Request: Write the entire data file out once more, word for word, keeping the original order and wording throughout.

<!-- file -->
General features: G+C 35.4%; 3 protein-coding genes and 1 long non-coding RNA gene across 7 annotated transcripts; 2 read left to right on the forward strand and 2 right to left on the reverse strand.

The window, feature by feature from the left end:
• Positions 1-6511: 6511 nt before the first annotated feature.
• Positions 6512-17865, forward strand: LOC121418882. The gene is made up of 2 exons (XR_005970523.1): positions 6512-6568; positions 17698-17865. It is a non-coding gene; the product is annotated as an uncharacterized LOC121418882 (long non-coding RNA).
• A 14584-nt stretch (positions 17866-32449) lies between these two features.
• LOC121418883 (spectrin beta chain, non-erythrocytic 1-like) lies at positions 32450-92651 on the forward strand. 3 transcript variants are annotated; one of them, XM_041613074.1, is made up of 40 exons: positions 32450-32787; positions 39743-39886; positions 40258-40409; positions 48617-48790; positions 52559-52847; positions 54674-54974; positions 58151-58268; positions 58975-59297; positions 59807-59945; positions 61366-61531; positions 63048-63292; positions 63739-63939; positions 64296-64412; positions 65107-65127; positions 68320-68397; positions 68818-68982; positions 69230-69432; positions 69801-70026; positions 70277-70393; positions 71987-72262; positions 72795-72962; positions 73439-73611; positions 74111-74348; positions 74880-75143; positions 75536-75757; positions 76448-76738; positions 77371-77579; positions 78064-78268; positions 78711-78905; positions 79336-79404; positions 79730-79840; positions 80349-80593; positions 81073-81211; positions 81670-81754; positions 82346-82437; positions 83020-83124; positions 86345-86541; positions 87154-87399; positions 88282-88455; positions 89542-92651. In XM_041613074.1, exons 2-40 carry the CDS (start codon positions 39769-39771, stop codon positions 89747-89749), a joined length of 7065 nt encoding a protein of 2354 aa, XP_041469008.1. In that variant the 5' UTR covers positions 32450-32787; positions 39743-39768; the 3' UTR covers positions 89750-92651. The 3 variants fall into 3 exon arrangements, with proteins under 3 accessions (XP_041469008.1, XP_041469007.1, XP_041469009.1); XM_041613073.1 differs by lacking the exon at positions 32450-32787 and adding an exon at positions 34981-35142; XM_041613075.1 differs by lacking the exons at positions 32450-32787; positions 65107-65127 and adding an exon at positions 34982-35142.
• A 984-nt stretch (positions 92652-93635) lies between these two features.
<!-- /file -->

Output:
General features: G+C 35.4%; 3 protein-coding genes and 1 long non-coding RNA gene across 7 annotated transcripts; 2 read left to right on the forward strand and 2 right to left on the reverse strand.

The window, feature by feature from the left end:
• Positions 1-6511: 6511 nt before the first annotated feature.
• Positions 6512-17865, forward strand: LOC121418882. The gene is made up of 2 exons (XR_005970523.1): positions 6512-6568; positions 17698-17865. It is a non-coding gene; the product is annotated as an uncharacterized LOC121418882 (long non-coding RNA).
• A 14584-nt stretch (positions 17866-32449) lies between these two features.
• LOC121418883 (spectrin beta chain, non-erythrocytic 1-like) lies at positions 32450-92651 on the forward strand. 3 transcript variants are annotated; one of them, XM_041613074.1, is made up of 40 exons: positions 32450-32787; positions 39743-39886; positions 40258-40409; positions 48617-48790; positions 52559-52847; positions 54674-54974; positions 58151-58268; positions 58975-59297; positions 59807-59945; positions 61366-61531; positions 63048-63292; positions 63739-63939; positions 64296-64412; positions 65107-65127; positions 68320-68397; positions 68818-68982; positions 69230-69432; positions 69801-70026; positions 70277-70393; positions 71987-72262; positions 72795-72962; positions 73439-73611; positions 74111-74348; positions 74880-75143; positions 75536-75757; positions 76448-76738; positions 77371-77579; positions 78064-78268; positions 78711-78905; positions 79336-79404; positions 79730-79840; positions 80349-80593; positions 81073-81211; positions 81670-81754; positions 82346-82437; positions 83020-83124; positions 86345-86541; positions 87154-87399; positions 88282-88455; positions 89542-92651. In XM_041613074.1, exons 2-40 carry the CDS (start codon positions 39769-39771, stop codon positions 89747-89749), a joined length of 7065 nt encoding a protein of 2354 aa, XP_041469008.1. In that variant the 5' UTR covers positions 32450-32787; positions 39743-39768; the 3' UTR covers positions 89750-92651. The 3 variants fall into 3 exon arrangements, with proteins under 3 accessions (XP_041469008.1, XP_041469007.1, XP_041469009.1); XM_041613073.1 differs by lacking the exon at positions 32450-32787 and adding an exon at positions 34981-35142; XM_041613075.1 differs by lacking the exons at positions 32450-32787; positions 65107-65127 and adding an exon at positions 34982-35142.
• A 984-nt stretch (positions 92652-93635) lies between these two features.